Not that this is a News Flash or anything, but one large subgenre of middle grade and young adult fiction is the New Kid story. A few classics are Four-Story Mistake by Elizabeth Enright and Skellig by David Almond. Both of these focus on moving into a new home, taking very different approaches.
New Kid stories from the last few years seem more concerned with the emotional toll of moving and trying to fit in. Some great examples include Zen and the Art of Faking It by Jordan Sonneblick, The Big Crunch by Pete Hautman, and Bluefish by Pat Schmatz.
As a writer, I immediately see the appeal of the New Kid subgenre, particularly when writing in the first person. All of that pesky scene setting and explanation that needs to come at the beginning of a story has a reason for being, since the narrator is seeing the new school, new home, new neighborhood for the first time.
Jordan Sonnenblick nails it in the opening lines of Zen:
“Have you ever switched schools? I have, and let me tell you—a school is a school is a school. Every middle school on God’s green earth smells exactly the same, because damp lockers, industrial cleaning fluids, and puke are universal.”
Right away we know the setting. Right away we know that our narrator is smart and funny. And right away, we can smell the school. Not bad for three sentences.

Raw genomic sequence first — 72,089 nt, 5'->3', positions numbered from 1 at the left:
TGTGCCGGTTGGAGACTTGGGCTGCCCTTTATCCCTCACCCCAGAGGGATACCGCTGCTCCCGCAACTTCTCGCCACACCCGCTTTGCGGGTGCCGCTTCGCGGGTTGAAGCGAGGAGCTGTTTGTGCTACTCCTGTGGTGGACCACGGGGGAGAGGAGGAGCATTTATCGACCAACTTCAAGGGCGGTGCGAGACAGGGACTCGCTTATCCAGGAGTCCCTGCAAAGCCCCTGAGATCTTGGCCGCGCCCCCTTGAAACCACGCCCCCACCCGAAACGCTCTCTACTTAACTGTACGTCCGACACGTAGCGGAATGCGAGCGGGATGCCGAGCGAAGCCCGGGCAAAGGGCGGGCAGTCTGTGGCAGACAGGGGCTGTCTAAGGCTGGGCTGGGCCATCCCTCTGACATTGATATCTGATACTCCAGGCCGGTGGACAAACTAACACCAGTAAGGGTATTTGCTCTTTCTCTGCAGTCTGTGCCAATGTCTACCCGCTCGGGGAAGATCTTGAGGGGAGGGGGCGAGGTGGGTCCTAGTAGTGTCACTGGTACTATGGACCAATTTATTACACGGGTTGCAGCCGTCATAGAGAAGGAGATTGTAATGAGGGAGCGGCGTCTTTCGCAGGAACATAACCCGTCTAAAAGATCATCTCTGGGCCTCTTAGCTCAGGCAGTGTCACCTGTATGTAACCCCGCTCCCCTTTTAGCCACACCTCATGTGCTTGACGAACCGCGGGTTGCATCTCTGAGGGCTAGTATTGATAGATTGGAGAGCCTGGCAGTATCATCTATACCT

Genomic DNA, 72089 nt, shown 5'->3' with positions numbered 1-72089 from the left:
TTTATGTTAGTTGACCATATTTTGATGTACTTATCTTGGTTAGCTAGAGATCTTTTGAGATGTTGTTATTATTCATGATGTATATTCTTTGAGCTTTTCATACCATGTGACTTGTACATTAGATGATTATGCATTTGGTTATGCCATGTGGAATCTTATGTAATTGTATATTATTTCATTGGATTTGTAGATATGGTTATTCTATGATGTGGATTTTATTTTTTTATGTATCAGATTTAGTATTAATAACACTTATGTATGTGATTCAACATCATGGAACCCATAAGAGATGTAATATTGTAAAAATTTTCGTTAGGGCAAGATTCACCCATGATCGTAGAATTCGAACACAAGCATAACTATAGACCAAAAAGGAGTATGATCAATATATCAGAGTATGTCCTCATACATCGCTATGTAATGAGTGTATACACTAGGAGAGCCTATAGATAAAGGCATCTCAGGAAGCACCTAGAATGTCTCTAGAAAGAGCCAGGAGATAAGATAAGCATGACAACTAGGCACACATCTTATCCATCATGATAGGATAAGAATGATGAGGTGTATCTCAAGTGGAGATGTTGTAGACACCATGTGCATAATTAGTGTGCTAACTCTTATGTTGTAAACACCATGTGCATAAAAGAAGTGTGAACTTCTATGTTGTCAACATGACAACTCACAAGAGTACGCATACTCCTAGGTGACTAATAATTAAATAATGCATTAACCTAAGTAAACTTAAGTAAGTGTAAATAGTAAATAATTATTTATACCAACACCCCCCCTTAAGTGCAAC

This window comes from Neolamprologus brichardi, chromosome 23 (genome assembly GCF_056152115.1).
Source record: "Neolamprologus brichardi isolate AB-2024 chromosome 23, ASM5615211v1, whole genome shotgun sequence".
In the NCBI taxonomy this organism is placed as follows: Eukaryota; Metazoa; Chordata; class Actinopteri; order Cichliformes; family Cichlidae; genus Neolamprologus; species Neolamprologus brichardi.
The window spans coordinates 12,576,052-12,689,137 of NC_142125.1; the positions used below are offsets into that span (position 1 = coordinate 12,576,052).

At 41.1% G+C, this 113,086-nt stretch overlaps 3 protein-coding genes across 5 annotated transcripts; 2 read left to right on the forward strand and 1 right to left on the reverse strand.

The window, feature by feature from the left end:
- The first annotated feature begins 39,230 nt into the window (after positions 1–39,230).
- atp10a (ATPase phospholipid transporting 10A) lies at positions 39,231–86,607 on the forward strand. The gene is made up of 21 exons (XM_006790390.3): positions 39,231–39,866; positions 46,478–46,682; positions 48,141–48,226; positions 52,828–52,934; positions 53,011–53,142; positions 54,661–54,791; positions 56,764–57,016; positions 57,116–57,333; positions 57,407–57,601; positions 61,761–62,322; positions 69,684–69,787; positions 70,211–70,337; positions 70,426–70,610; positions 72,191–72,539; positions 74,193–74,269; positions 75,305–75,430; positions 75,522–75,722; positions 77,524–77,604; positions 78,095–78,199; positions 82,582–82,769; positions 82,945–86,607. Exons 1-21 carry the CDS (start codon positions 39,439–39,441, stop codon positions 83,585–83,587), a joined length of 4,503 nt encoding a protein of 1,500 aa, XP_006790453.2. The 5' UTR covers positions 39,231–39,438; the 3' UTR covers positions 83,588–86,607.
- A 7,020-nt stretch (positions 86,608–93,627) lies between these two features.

Not having moved during childhood, I’ve never had much insight into the emotional side of moving. But now, as my kids adjust to being New Kids in their home, neighborhood, and soon-to-be middle school, I’m reading these stories more closely.
Again, Sonnenblick uses a few strokes to nail the feeling of being new—and hoping to remain under the radar—describing San Lee’s first day, first class at Harrisonville Middle School in Pennsylvania:
“I…hovered by the door until I could see which seats would be empty, and then eased my way along the wall and into a chair just as the teacher started clearing his throat to get the class quiet.”
When done well, as in Zen and the Art of Faking It, New Kid stories get at the heart of what it’s like to walk alone, to sit in the lunchroom at “the leper table,” and to have the other, more settled kids look through you, as if to say, “This new person does not matter in my little Pennsylvania world.”
Writers like Sonnenblick reveal the harsh and the tender sides of moving. They draw us all into the New Kid experience by reminding us of what’s universal: the urge to fit in and the particular odor of “damp lockers, industrial cleaning fluids, and puke.”